The “character” of a place means various things to different people. The Las Vegas strip clearly is of a different character than Boston’s North End. Highland, with it’s strip malls, peripheral stroads and a dendritic-street designed neighborhood by golf courses is of a different character than Mac-Grove, with its older buildings, grid structure, and more atomized zoning.
When I moved to the Twin Cities metro, in many ways a type of “character” drew us to look at houses in St. Paul. Despite nonsensical sidewalk gaps, and a bike infrastructure that just doesn’t compare to Minneapolis, a lot of the houses are, to put it one way, super cute. Interesting stonework, high peaked roofs, lovely details…not unlike some picture of a European village. Now, I live in a charming house built in the 1920s, the kind of unique home that I assume is meant to be preserved by a recently proposed historic survey in Merriam Park, one which was reversed, but is not unlike other housing moratoriums enacted by the City of St. Paul.
Sounds like a good idea, right? After all, it was this kind of charming building “character” (I’ve always loved old buildings), that led us to view a number of quaint St. Paul houses in our search for a new home. What followed was an eye-opening experience.
First, I should state for the record that my St. Paul home is the most expensive I have ever owned, and I’ve lived in a number of cities. In fact, every Twin Cities house I looked at would be the most expensive I have ever owned, and at this moment, a little over two years later, I believe I could yet make a tidy profit on my house, should I choose. So, to put it plainly; housing is expensive here. Nearly as expensive as portions of New York state.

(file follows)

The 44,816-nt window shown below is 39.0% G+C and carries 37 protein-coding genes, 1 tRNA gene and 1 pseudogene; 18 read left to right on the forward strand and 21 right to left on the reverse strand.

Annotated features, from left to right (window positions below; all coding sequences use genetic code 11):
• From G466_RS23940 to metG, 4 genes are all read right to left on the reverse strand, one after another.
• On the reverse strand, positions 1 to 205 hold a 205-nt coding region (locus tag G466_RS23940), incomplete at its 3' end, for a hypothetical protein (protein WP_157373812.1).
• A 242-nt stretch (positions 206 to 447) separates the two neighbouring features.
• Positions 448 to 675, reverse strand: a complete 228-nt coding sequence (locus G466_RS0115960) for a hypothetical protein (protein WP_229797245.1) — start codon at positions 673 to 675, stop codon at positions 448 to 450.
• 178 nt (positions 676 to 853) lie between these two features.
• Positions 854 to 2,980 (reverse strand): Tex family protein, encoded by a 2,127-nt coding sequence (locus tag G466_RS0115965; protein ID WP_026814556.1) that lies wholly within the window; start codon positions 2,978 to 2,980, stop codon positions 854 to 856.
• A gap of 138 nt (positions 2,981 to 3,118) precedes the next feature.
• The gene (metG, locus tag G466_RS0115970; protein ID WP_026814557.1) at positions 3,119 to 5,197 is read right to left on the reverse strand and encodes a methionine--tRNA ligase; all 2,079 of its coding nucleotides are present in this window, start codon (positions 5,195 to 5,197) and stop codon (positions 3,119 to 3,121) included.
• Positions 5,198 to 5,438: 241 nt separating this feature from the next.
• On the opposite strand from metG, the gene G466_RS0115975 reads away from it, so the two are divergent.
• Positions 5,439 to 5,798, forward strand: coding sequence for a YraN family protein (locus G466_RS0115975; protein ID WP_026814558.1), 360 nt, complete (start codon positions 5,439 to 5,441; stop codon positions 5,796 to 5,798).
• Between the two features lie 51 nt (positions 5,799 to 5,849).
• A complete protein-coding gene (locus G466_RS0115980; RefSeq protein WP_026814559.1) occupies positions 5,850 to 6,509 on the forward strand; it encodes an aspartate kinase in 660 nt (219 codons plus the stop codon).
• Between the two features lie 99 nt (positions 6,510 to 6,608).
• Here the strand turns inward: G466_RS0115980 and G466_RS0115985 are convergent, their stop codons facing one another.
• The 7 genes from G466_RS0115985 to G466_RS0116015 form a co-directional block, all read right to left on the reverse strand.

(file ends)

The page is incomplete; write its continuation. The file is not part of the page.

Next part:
Second, almost all of those very expensive houses were in laughable condition. I’m certain that people did, in time, purchase them, because they have almost no choice if they want to live in St. Paul, but that doesn’t mean they are good homes. It just means there are some dedicated, or naïve, homebuyers.
Or they were homebuyers without my means to search. Leaving out identifying details, what follows is a summation of my experience shopping these cute homes at prices near, or north of, $400,000.
At one house, my agent and I passed nearly an hour running from room to room and laughing hysterically, as we compared the various slanting floors, and made jokes about a kid learning to walk in that house, or what their concepts of gravity might develop to be. The sellers helpfully left a copy of an examination by a structural engineer, attesting to the fact that the badly listing structure was still, in fact, structurally sound and would not list further.